Universally composable privacy amplification against quantum adversaries

Renato Renner, Robert König

Research output: Contribution to journalConference articlepeer-review

253 Scopus citations

Abstract

Privacy amplification is the art of shrinking a partially secret string Z to a highly secret key S. We show that, even if an adversary holds quantum information about the initial string Z, the key S obtained by two-universal hashing is secure, according to a universally composable security definition. Additionally, we give an asymptotically optimal lower bound on the length of the extractable key S in terms of the adversary's (quantum) knowledge about Z. Our result has applications in quantum cryptography. In particular, it implies that many of the known quantum key distribution protocols are universally composable.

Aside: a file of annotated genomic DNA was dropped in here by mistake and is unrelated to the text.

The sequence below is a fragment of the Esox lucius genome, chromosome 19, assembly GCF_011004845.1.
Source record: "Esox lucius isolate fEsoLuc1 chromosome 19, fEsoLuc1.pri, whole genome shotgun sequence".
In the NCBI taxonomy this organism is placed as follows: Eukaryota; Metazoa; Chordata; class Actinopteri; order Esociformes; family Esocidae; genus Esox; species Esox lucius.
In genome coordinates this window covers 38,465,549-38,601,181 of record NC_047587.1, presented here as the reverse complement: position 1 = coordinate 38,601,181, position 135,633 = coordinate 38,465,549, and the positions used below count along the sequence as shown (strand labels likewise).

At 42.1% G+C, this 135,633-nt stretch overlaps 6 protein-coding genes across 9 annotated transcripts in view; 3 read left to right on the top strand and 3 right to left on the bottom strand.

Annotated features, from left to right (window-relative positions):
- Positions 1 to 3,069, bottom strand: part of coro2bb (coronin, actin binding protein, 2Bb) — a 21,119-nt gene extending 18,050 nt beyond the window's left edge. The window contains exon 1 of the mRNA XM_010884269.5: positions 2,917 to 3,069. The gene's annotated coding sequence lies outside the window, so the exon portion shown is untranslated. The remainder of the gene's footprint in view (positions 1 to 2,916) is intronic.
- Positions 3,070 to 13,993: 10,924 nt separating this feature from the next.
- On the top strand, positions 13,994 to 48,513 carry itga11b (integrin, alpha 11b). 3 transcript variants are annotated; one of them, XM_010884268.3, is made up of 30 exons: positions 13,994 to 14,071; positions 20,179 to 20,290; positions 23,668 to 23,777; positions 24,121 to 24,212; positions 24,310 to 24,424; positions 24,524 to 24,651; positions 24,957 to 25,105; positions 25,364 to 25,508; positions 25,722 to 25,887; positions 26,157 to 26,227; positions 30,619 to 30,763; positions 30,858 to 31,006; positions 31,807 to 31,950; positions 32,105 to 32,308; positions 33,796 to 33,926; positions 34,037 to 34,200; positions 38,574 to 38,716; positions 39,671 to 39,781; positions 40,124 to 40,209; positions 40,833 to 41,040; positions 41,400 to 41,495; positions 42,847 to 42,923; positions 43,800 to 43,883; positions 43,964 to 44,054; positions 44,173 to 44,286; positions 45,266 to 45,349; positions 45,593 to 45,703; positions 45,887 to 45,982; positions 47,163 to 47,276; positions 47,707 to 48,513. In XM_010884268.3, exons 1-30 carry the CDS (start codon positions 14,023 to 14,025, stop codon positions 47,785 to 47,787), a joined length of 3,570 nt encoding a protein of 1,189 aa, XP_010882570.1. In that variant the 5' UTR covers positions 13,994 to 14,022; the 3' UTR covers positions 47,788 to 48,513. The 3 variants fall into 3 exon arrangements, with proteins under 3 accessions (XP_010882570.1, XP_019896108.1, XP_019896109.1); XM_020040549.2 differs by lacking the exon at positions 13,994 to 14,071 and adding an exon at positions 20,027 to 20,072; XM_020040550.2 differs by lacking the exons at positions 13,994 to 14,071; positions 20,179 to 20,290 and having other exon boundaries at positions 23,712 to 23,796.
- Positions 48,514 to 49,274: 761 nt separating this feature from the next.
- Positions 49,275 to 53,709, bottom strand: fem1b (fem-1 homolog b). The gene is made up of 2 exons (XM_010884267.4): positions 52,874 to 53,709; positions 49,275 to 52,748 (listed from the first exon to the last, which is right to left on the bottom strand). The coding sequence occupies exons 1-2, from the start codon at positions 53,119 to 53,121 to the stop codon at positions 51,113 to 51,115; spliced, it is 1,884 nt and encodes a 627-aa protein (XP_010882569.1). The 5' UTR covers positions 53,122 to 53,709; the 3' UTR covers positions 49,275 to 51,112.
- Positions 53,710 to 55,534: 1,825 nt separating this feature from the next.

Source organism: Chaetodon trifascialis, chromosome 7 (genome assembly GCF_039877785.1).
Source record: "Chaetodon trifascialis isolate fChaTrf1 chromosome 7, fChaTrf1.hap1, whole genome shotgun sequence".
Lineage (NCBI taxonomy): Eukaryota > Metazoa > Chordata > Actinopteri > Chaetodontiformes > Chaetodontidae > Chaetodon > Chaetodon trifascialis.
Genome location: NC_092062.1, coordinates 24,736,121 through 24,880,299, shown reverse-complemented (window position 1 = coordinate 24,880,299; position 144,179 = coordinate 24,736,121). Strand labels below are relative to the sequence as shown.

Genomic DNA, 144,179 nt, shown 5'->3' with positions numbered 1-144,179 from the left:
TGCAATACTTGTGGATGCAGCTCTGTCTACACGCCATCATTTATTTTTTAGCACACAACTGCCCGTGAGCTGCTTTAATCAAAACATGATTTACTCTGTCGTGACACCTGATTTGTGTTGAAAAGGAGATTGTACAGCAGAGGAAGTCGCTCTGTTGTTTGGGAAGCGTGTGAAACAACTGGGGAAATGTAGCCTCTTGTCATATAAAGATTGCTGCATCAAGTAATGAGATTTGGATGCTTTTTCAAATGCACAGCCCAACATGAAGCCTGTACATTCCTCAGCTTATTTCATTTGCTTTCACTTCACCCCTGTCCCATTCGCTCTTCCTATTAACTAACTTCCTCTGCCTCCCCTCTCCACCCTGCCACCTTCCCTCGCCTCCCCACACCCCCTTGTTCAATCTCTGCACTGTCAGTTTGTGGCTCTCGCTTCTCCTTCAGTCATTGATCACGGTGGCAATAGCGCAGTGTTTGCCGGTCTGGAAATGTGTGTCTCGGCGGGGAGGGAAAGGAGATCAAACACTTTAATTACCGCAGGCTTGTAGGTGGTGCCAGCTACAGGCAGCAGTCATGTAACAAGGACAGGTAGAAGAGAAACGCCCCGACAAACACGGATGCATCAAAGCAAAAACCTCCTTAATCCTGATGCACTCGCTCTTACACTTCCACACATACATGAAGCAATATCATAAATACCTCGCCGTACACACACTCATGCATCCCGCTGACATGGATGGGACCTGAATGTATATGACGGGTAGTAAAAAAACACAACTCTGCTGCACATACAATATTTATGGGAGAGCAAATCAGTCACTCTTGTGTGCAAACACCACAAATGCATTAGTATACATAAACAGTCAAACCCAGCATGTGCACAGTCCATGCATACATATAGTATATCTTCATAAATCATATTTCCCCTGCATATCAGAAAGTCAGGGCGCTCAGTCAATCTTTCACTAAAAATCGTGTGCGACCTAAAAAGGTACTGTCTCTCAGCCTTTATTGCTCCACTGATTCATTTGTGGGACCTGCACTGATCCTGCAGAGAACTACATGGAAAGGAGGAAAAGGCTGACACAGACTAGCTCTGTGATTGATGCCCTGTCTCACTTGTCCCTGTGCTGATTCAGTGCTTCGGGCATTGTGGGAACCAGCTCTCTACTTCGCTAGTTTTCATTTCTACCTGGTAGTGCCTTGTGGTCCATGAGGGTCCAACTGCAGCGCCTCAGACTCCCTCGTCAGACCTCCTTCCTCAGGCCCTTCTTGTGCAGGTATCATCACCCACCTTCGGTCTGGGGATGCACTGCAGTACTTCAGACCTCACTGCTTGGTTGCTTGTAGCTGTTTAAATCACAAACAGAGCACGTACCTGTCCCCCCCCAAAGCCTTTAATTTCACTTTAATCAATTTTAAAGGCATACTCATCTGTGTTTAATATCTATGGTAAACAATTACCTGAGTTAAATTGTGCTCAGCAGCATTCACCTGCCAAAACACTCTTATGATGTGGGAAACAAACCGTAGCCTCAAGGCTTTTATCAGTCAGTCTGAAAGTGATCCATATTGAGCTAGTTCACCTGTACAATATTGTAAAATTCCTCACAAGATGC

Original languageEnglish
Pages (from-to)407-425
Number of pages19
JournalLecture Notes in Computer Science (including subseries Lecture Notes in Artificial Intelligence and Lecture Notes in Bioinformatics)
Volume3378
DOIs
StatePublished - 2005
Externally publishedYes
EventSecond Theory of Cryptography Conference, TCC 2005 - Cambridge, MA, United States
Duration: 10 Feb 200512 Feb 2005

Fingerprint

Dive into the research topics of 'Universally composable privacy amplification against quantum adversaries'. Together they form a unique fingerprint.

Cite this